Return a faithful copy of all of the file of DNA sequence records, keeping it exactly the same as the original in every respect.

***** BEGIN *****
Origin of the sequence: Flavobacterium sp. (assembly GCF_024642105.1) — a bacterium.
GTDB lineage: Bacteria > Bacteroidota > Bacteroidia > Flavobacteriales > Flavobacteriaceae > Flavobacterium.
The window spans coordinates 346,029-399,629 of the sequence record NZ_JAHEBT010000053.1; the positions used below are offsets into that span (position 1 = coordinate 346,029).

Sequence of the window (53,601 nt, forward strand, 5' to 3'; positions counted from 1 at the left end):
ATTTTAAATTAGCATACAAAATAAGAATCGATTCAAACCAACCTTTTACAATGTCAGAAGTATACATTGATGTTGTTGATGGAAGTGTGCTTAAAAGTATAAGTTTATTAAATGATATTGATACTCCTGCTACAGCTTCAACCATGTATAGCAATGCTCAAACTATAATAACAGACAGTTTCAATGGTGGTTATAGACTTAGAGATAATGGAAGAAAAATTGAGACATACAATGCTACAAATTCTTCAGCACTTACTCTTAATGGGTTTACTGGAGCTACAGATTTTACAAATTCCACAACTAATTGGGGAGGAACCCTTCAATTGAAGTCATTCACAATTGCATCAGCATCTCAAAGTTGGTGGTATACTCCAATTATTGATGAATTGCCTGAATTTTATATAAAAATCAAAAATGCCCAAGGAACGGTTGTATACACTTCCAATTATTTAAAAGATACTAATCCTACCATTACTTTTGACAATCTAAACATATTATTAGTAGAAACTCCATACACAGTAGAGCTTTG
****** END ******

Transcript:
Origin of the sequence: Flavobacterium sp. (assembly GCF_024642105.1) — a bacterium.
GTDB lineage: Bacteria > Bacteroidota > Bacteroidia > Flavobacteriales > Flavobacteriaceae > Flavobacterium.
The window spans coordinates 346,029-399,629 of the sequence record NZ_JAHEBT010000053.1; the positions used below are offsets into that span (position 1 = coordinate 346,029).

Sequence of the window (53,601 nt, forward strand, 5' to 3'; positions counted from 1 at the left end):
ATTTTAAATTAGCATACAAAATAAGAATCGATTCAAACCAACCTTTTACAATGTCAGAAGTATACATTGATGTTGTTGATGGAAGTGTGCTTAAAAGTATAAGTTTATTAAATGATATTGATACTCCTGCTACAGCTTCAACCATGTATAGCAATGCTCAAACTATAATAACAGACAGTTTCAATGGTGGTTATAGACTTAGAGATAATGGAAGAAAAATTGAGACATACAATGCTACAAATTCTTCAGCACTTACTCTTAATGGGTTTACTGGAGCTACAGATTTTACAAATTCCACAACTAATTGGGGAGGAACCCTTCAATTGAAGTCATTCACAATTGCATCAGCATCTCAAAGTTGGTGGTATACTCCAATTATTGATGAATTGCCTGAATTTTATATAAAAATCAAAAATGCCCAAGGAACGGTTGTATACACTTCCAATTATTTAAAAGATACTAATCCTACCATTACTTTTGACAATCTAAACATATTATTAGTAGAAACTCCATACACAGTAGAGCTTTG